Meet the Muse

“Pah! You’ve never had such adventure. How do you expect to write about space warriors or musketmen if you’ve never been one?” He leans over a bit and lights a pipe, but as he puffs the smoke has no scent. He’s not exactly real. He’s a figment, a muse.

Or so he’s led me to believe. Otherwise this smoke crap’s going to make me sick one day.

I type with nimble fingers despite his prodding. “If you’re such a stone-cold killer, why don’t you tell me how to write this? Get through this battle scene so I can go on with the politics I’m better at?”

“I will! I am your muse, after all. I’m also better at politics than you, so you can rely on me to help with that.” He clears his throat, straightens his bow tie, and puffs on his pipe. “Now, let me point you to some first-person accounts of a similar battle to the one you’re writing. It’ll tell you about how you trap them on a peninsula, burn their houses, and shoot the enemy as they swim across a river. It’s genius strategy, I tell you, genius.”

“Sounds like a massacre, not a battle.”

He points his pipe at me. “A massacre that worked, by the eternal. Did what it was supposed to.” It isn’t long before he returns the pipe to his mouth, puffing once more.

I put down my pen with a clack. “Do you just want me to chat with you instead of getting this done?”

“By no means! I just think you should wait until I get in a passion and write a first draft. Then you can flog my drivel and reminiscing into shape, and then we’ll publish.”

“Yeah. Rely on me to get published.” I snort. “Good plan.”

“It sounds like we are in total agreement then! You shall wait, and I will get out my pen to write something you can fix up. You won’t let me down, will you?”

I sigh. “I’m just going to do this myself. Even if your writing is realistic, there’s no literary quality at all.”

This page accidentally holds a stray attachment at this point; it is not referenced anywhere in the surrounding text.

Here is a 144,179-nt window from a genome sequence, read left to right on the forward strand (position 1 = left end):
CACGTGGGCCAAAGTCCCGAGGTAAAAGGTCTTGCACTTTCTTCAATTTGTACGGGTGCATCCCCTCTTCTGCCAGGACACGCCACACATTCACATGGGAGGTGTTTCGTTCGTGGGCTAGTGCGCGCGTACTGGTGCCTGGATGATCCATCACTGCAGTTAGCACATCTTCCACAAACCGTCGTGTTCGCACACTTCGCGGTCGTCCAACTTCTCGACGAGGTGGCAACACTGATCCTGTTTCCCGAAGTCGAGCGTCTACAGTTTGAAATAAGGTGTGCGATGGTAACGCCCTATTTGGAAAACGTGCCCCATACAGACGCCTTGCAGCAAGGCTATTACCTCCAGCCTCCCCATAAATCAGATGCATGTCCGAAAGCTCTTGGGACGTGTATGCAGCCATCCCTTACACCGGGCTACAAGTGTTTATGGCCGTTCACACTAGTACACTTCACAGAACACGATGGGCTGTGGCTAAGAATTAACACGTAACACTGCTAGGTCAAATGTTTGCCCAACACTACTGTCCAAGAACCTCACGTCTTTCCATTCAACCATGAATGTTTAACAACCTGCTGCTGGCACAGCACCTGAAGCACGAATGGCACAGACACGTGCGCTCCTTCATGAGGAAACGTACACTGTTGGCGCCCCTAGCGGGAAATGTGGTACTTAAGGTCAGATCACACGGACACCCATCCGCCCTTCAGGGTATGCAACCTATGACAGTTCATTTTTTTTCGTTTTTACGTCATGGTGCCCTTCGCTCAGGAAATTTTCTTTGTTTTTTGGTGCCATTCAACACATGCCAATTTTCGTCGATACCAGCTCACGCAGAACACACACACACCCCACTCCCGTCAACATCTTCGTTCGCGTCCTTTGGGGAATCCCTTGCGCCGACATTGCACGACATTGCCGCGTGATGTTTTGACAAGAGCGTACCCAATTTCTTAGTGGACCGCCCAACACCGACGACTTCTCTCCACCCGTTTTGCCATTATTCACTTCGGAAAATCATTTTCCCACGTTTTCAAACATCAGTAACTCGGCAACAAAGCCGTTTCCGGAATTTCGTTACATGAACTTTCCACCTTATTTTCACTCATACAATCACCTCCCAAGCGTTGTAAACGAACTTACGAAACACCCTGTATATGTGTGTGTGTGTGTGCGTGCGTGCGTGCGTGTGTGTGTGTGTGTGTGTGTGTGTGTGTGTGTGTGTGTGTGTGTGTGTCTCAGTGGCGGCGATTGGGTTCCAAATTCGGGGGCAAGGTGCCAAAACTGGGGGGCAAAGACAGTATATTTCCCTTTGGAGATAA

He puffs. “What happy circumstance! It seems we’re in agreement. I’ll get that rough draft done soon, after I finish this pipe. Perhaps after get some more reading done, maybe after Christmas, things like that.”

I type…

This was written as a response to D. Wallace Peach’s Meet the Muse. I’ve never thought much about my muse before, but I guess it’s probably a stodgy old man in a long-tailed tuxedo with a pipe. Then again, I’ve been told I’m really an old man anyway. Image is provided by D. Wallace Peach as well.

God’s Program

God saved their computer program then recompiled it with some new updates. The opening sequence, light and dark, went as planned. Then came oceans, land, plants, and animals. The computer at last compiled the while loop they’d been working on for quite some time. Mankind popped up, but once again the program’s asinine “people simulations” betrayed God.

They’d spent so long on this program and it never worked. Maybe they would patch it later.

This was written for Sammi Cox’s Weekend Writing Prompt #178, “Asinine“. At first I just thought of computer programming, but then I wrapped it together with a religious context and it worked out this way.

The Aberrant Storage Site

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“No,” Major Jennings ordered, “Don’t go near that.”

I stopped, not being one to question, but I ached to know why. The box was covered in vines, surrounded by trees, as if it hadn’t been touched in a long time. If I were going to work at this Aberrant Storage Site (or ASS, as military personnel were inevitably going to dub it), shouldn’t I know what was going on?

I swallowed a bit of fear. “Who’s in charge of this, then?”

“No one,” Jennings answered. “There are reports from 1962 that say some men captured a thing – creature, artifact, it’s not clear – and started doing it’s bidding. Soldiers disappeared, guns were found in strange places, and inscrutable symbols were carved into the sides of the barracks.”

“So?” I asked.

“Eventually, the group of men in charge of the object started bleeding themselves and collecting it in a barrack bathtub. The Base Commander at the time was appalled and put them in prison, but they kept bleeding then used the blood to write strange words all over their cell walls. Orders meant nothing to them, food or friends didn’t either. He ended up having them executed out by the hangar, then burned the corpses off site. They sealed whatever it was in this lead-lined box, and standing orders have been to shoot anyone who gets too close.”